Unjust waters: climate change, flooding and the urban poor in Africa
Poor people living in hazardous and unhealthy environments in urban areas may find their difficulties compounded by the consequences of climate change. These include those who construct their shelters on steep, unstable hillsides, or along the foreshore on former mangrove swamps or tidal flats. This paper considers the implications for the vulnerability of the urban poor in Africa using case studies of the worsening situation from Accra (Ghana), Kampala (Uganda), Nairobi (Kenya), Lagos (Nigeria), and Maputo (Mozambique).
The authors state that the two drivers of the worsening situation are climate change and local urban change. The latter causes alterations to the urban land surface and water pathways due to construction and the removal of vegetation. The emerging messages include:
- urban flooding is becoming an increasingly severe problem for the urban poor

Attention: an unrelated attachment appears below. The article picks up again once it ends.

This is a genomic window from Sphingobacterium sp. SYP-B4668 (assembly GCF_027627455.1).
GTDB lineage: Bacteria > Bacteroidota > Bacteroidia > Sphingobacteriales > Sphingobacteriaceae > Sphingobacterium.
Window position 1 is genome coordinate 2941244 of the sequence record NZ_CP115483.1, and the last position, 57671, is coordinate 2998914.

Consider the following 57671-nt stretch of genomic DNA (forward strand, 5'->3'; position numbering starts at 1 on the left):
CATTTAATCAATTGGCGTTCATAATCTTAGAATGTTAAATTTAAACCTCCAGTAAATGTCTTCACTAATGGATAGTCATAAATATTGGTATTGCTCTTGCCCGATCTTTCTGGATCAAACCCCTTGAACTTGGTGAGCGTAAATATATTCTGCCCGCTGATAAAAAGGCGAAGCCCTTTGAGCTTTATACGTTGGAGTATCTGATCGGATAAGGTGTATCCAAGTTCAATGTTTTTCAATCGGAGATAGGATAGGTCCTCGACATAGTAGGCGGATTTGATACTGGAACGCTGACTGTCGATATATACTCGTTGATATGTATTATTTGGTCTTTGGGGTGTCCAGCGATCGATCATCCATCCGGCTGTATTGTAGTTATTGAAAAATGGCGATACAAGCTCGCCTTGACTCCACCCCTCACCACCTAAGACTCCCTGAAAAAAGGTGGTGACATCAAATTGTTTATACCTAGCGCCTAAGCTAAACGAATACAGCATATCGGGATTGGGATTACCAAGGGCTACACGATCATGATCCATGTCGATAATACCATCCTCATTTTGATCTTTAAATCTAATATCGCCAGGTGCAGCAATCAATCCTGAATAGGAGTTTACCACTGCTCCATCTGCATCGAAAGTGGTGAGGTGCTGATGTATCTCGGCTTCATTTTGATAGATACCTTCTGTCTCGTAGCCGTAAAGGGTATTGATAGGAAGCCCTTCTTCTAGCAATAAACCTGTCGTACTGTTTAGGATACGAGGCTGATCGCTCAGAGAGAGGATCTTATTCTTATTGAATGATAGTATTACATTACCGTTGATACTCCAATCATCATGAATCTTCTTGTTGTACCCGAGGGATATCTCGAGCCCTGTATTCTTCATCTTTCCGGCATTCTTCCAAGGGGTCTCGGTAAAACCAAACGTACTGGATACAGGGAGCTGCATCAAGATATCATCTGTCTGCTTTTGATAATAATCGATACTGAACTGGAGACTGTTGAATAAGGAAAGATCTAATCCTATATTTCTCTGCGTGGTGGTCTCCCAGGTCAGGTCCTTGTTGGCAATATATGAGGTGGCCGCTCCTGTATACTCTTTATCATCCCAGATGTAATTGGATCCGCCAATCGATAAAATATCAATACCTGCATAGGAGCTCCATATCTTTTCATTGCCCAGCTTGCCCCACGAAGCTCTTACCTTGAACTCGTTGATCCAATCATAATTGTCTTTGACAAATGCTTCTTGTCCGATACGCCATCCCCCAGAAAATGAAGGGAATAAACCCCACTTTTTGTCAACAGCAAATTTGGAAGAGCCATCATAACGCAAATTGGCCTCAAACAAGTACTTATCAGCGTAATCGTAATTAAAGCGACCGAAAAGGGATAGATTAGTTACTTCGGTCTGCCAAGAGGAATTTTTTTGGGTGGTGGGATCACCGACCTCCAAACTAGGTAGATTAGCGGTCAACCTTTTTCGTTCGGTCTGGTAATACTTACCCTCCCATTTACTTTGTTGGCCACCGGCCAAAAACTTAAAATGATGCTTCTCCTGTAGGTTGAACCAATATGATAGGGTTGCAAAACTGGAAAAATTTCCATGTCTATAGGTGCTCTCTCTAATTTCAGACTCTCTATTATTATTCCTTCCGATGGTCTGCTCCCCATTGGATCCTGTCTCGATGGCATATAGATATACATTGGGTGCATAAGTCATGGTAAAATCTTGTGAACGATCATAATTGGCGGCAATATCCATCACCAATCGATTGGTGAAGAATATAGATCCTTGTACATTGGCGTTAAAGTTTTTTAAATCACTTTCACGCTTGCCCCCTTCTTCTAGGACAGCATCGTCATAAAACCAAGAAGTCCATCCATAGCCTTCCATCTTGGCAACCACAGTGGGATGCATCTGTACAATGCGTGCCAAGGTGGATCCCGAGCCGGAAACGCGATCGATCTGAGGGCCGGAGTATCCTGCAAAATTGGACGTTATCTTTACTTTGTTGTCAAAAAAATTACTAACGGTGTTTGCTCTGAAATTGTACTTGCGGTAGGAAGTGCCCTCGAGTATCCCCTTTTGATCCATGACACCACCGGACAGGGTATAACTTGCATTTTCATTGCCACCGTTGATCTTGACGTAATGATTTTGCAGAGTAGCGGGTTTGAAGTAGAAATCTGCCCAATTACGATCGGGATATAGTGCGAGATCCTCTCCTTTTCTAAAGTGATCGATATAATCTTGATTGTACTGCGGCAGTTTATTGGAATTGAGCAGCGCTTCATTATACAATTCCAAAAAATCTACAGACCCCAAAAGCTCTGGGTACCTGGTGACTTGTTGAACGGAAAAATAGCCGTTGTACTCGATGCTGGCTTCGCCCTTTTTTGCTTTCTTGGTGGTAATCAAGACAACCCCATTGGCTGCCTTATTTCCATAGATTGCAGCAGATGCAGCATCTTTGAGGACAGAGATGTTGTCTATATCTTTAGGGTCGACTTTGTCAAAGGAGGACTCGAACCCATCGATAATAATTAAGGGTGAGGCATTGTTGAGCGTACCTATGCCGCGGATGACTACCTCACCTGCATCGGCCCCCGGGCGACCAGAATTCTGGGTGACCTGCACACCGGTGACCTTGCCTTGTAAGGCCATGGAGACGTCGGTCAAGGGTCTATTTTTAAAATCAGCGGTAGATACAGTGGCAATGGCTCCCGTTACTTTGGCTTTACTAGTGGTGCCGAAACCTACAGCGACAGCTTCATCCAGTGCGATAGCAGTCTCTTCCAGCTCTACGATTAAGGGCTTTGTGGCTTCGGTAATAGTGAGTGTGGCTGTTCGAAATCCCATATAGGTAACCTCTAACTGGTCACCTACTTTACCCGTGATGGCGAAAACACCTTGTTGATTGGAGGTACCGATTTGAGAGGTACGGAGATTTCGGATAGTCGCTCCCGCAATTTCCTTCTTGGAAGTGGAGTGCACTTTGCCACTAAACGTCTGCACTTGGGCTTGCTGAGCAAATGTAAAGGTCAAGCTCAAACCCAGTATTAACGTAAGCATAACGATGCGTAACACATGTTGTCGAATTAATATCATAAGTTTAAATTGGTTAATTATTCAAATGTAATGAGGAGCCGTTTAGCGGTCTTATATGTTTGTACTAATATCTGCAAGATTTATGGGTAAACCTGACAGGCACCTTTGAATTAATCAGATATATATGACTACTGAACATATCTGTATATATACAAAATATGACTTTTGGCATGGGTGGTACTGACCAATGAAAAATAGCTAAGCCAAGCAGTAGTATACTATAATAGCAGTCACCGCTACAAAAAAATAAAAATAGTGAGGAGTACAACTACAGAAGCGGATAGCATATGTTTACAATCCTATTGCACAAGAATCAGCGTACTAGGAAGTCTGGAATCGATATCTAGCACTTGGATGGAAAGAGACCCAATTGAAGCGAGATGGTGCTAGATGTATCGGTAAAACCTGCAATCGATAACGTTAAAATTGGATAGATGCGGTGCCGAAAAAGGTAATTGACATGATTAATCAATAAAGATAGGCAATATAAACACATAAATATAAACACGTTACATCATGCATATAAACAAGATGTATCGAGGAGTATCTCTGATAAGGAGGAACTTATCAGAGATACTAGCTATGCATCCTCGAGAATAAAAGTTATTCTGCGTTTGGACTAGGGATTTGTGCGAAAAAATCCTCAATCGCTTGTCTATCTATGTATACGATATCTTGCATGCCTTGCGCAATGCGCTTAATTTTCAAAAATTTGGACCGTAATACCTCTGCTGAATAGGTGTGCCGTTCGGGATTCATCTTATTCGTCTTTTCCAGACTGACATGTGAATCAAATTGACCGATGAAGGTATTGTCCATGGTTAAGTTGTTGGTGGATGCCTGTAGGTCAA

- climate change is altering rainfall patterns and increasing the potential for floods
- local human factors, especially urban growth, (settling in wetlands, poor waste management and lack of proper drainage channels) are worsening the flooding problem.
The following actions to mitigate the situation are recommended.
- Training, capacity building and resource transfers can result in informed local level initiatives to reduce vulnerability and increase community participation.
- Mapping decision processes for disaster mitigation, preparedness, response and recovery would identify critical actors at each jurisdictional level; their risk assumptions; their different types of information needs; and the design of an information infrastructure that would support their decisions.
- Need global initiatives for adaptation to climate change to assist the people facing hazards to manage their own environments more responsibly and equitably over the long term.
- Steps need be taken to create awareness and build capacity within citycouncils for the application of the Hyogo framework and other relevantprotocols.
The paper concludes that more needs to be done to focus on the urban poor in international action on adaptation to climate change and disaster reduction. This calls for more international funding for adaptation to climate change to mitigate their problems.